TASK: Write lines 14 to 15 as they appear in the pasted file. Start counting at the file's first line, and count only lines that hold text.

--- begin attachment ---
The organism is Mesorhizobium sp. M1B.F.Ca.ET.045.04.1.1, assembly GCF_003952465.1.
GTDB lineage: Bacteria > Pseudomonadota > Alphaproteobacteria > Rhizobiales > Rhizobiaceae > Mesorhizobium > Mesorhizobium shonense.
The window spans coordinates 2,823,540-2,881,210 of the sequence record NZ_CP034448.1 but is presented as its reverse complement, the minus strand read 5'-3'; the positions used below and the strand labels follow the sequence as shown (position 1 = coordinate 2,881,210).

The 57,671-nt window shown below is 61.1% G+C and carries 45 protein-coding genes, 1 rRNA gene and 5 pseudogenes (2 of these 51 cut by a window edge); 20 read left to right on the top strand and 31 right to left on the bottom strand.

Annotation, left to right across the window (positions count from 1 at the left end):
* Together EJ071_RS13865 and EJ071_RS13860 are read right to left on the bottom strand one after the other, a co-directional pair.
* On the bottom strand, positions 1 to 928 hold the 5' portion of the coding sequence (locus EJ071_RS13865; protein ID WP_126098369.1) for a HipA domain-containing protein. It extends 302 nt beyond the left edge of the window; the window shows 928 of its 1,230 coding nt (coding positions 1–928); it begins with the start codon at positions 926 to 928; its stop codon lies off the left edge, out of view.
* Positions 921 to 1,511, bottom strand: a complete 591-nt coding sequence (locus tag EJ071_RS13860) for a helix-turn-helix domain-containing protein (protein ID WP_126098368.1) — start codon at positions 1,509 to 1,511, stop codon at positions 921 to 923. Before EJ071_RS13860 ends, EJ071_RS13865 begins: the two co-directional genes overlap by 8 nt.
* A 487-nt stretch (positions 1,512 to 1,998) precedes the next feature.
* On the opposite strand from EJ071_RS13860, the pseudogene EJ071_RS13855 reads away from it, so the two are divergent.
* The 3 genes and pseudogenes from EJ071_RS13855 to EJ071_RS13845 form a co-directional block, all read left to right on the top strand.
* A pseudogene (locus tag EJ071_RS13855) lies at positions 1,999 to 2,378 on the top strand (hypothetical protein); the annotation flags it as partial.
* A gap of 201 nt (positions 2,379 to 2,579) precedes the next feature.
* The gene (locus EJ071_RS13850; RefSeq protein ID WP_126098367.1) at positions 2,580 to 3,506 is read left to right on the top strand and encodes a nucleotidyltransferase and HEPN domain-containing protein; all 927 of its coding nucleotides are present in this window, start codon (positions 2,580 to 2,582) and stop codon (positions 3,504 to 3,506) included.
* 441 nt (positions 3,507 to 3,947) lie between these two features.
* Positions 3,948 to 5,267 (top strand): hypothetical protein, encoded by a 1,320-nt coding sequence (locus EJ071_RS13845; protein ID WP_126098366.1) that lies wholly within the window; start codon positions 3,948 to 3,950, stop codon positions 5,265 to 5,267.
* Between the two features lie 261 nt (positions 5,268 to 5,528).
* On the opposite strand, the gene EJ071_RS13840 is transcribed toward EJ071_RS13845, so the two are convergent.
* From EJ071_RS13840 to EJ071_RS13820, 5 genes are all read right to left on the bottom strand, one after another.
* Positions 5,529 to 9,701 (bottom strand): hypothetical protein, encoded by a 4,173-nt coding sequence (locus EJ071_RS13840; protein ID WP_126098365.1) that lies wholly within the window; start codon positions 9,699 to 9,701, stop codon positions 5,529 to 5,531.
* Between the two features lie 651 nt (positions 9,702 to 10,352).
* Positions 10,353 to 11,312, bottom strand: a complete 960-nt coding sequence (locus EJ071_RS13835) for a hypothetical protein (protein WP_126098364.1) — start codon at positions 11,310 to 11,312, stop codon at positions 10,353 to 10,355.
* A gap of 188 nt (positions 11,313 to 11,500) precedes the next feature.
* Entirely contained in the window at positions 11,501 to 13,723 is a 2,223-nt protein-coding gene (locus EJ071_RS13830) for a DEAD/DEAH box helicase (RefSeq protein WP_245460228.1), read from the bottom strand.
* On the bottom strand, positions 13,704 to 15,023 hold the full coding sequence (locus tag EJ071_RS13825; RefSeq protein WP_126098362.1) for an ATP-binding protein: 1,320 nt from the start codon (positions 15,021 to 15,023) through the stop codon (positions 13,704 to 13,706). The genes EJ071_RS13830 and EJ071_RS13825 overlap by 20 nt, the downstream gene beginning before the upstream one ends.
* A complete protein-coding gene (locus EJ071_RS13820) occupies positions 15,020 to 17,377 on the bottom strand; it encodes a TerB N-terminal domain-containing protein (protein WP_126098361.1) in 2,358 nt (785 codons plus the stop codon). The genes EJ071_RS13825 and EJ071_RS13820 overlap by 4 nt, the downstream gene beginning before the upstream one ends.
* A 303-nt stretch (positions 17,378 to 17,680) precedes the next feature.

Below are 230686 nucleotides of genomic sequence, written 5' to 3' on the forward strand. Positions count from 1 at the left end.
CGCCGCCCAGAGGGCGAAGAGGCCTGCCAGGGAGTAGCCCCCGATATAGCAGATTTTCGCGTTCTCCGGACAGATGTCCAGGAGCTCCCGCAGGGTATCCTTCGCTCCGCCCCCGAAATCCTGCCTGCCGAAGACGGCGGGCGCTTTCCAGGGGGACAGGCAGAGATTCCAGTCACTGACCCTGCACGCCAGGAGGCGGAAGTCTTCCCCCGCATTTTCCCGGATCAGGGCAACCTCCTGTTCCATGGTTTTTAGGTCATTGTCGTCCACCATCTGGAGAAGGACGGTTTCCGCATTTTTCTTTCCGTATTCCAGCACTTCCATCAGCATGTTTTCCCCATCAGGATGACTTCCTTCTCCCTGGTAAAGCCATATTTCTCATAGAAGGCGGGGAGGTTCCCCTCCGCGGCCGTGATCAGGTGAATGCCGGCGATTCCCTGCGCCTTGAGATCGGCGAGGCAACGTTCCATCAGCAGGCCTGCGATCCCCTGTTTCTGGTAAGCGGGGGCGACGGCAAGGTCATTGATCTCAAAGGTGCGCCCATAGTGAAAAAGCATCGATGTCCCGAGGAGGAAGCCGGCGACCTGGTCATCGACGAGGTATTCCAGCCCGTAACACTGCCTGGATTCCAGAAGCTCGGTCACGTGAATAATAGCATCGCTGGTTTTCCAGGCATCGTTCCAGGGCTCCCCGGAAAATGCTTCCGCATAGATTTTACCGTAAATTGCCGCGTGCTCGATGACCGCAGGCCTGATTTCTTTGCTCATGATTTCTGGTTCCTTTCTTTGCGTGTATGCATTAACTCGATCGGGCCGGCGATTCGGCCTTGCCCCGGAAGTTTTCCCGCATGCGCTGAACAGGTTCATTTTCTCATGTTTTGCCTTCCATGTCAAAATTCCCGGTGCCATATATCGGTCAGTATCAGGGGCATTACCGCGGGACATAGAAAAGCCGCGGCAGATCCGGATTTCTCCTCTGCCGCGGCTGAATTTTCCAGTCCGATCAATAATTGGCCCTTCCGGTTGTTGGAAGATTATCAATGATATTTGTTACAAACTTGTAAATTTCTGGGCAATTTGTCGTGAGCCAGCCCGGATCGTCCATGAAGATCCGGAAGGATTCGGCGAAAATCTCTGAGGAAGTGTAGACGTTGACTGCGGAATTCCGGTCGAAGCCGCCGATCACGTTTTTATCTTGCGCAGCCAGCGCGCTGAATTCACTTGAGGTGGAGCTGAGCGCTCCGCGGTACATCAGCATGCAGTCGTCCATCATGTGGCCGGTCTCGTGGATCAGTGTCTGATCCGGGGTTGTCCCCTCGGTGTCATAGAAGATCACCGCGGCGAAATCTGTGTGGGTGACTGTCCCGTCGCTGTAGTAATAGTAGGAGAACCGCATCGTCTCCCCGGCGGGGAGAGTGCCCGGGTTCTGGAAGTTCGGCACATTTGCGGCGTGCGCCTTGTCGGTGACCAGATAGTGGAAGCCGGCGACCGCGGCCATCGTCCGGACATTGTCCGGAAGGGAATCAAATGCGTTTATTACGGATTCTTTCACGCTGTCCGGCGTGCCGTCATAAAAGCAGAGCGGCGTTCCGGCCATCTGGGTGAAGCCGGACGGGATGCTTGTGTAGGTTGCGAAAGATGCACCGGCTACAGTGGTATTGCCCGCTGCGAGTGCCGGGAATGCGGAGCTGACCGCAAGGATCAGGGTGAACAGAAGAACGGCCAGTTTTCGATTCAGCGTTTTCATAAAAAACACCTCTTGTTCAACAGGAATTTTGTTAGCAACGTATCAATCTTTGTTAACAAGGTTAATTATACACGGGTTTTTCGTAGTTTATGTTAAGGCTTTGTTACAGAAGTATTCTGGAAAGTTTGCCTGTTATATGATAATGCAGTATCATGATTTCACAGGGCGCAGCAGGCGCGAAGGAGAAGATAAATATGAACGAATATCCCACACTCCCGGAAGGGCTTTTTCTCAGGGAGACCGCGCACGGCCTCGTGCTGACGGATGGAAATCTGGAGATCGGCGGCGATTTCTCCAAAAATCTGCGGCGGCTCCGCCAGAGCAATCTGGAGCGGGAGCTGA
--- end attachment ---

* The gene (locus EJ071_RS13850; RefSeq protein ID WP_126098367.1) at positions 2,580 to 3,506 is read left to right on the top strand and encodes a nucleotidyltransferase and HEPN domain-containing protein; all 927 of its coding nucleotides are present in this window, start codon (positions 2,580 to 2,582) and stop codon (positions 3,504 to 3,506) included.
* 441 nt (positions 3,507 to 3,947) lie between these two features.